3 Women of Mercy Work on Play
As three Women of Mercy, they learned empowerment, the importance of team work, and the value of collaboration. At the same time, they discovered that if you have a great idea, you can make it happen. Shayne Kennedy, playwright, Amy Harmon Lane ’86, Creighton Coordinator of Theatre & Dance and Viv Parr ’16, Creighton drama student, will see the fruits of their efforts appear on stage during the play, “Handled,” from October 31 - November 4 at Creighton University’s Lied Education Center for the Arts. Tickets are available here.
How the three came together on this production is an interesting story of Mercy connections.
Shayne Kennedy is a Mother McAuley of Chicago graduate and Mercy associate. She had an idea for a play dealing with mother-daughter relationships, depression, and the pressure of social media.
“I am a mother and know first-hand the stigma of mental illness and the inclination of a parent to try to take matters in their own hands,” she said.
The play tells the story of a mother who tries to create a social media profile for her daughter after her daughter’s stint at a rehab center. The play includes six strong women characters.
During the development process of the play, Shayne reached out to her Creighton classmate Amy Harmon Lane ’86, also a Mercy graduate, to see if the university could host a workshop on the play. That took place in 2017 and the production was enhanced to make it ready for public consumption.
“I thought the strong female characters and the relevance of social media and mental health issues made it a perfect option for this year’s fall production. We were also able to get a grant to have Shayne as an advisor during the run of the play,” said Amy.
Amy’s love of theatre was cultivated at Mercy High School where she was active in drama, music, speech and band. She also felt that the all-girls community made her a confident person.
“At Mercy, you learned it was about letting everyone be great. It wasn’t competitive; It was about everyone succeeding,” she added.
Amy received her Bachelor’s in Fine Arts (BFA) in Theatre from Creighton, a Master’s in Fine Arts in Directing from the University of Memphis, and a Ph. D. from Wayne State University in Detroit, Michigan.
Her days at Mercy also gave her a unique perspective towards the play.
“At Mercy, we were women working together and talking about current issues. The women in this play are doing the same thing, dealing with important issues of mental illness and social media, “she said.
The final Mercy connection is Creighton student and 2016 Mercy graduate Viv Parr. She is student director and Dramaturg for “Handled,” which entails providing research on the many issues surrounding the play. She created a Twitter dictionary of terms to help actors and audience members with common phrases and acronyms that may be unfamiliar. Viv is currently working toward her BFA in theater performance and a Bachelor’s in Music with a minor in Women and Gender Studies.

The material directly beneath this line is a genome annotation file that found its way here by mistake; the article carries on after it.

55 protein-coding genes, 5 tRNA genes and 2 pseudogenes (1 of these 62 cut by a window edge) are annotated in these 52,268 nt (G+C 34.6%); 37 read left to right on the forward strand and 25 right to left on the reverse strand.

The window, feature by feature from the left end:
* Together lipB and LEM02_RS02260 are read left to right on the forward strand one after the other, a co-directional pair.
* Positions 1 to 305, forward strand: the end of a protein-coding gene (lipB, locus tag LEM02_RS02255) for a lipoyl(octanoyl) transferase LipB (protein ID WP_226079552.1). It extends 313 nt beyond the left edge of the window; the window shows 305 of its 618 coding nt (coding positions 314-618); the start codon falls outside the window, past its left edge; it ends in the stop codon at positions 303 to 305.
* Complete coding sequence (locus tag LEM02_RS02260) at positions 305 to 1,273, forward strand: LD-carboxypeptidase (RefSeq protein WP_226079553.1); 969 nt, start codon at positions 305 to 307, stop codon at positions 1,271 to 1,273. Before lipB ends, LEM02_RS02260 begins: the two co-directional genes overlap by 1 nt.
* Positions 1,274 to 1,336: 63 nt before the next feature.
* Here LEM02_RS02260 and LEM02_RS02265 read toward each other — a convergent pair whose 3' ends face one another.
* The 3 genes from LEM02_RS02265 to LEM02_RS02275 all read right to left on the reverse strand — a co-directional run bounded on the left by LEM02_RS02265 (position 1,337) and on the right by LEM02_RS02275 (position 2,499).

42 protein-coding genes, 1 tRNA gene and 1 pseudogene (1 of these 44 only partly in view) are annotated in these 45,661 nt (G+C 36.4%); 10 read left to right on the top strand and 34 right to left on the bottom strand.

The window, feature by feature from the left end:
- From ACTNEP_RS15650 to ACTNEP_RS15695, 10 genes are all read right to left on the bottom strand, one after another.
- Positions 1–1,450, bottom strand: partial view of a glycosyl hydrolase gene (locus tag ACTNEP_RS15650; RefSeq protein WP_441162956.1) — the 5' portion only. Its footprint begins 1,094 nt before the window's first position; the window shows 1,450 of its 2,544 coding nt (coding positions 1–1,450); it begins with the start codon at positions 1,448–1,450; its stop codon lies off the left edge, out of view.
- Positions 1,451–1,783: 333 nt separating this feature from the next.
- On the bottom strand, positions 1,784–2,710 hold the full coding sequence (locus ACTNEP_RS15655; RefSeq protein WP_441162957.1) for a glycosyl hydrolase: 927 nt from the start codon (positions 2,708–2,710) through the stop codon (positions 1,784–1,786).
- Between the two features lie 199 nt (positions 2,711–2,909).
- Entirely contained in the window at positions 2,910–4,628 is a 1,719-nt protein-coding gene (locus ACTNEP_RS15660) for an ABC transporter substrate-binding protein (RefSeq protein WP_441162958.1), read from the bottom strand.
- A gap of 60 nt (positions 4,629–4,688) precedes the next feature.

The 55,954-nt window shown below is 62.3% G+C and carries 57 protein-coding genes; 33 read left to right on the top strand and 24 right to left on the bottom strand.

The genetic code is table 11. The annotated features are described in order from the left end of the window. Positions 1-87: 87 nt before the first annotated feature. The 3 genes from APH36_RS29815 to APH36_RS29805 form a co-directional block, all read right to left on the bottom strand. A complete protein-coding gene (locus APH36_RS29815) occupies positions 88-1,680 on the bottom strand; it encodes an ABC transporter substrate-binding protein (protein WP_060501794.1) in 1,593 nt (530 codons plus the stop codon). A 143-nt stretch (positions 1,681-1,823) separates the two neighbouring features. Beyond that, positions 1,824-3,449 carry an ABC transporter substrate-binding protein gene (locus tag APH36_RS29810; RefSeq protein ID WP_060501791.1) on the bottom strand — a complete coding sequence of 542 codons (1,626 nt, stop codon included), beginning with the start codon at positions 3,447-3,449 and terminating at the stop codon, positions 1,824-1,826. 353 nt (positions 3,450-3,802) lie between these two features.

She is inspired by Amy and Shayne because they approach their art with “sensitivity and wisdom.”
Viv also sees her Mercy years have added perspective in her approach to directing.
“It is always important to approach themes of plays from an honest place. The issues of mental illness and the negative impacts that social media will be very real to most of our audience. Mercy taught me to always have empathy for other people. I try to look at this play through an empathetic lens and remember that the story onstage is a truth for many people,” she said.
Viv was also active in theatre and music at Mercy. She was the secretary of Student Council and President of Mercy’s Theatre Troupe.
“I graduated from Mercy confident in my ability to be a leader. In college, I now feel prepared to hold a leadership role and do so in an effective and positive way. I use the leadership skills Mercy cultivated in me every time I am given an opportunity to work in groups of people,” she said.
A play brought them all together. All these women symbolize what being a Woman of Mercy truly means.
The play also received help from another department at Creighton. Brian Kokensparger, professor in Journalism, Media & Computing, had attended a presentation where computer science students were supporting a theatre production. He went to Amy and they discussed how his Software Engineering students could help with “Handled,” especially since it deals with social media issues.
“It was decided near the end of the summer that my students would be enhancing the world of the play, working to help engage the audience before and after the play. We hope to add to the audience members' overall experiences of the play itself by providing apps, games and other programs,” he said.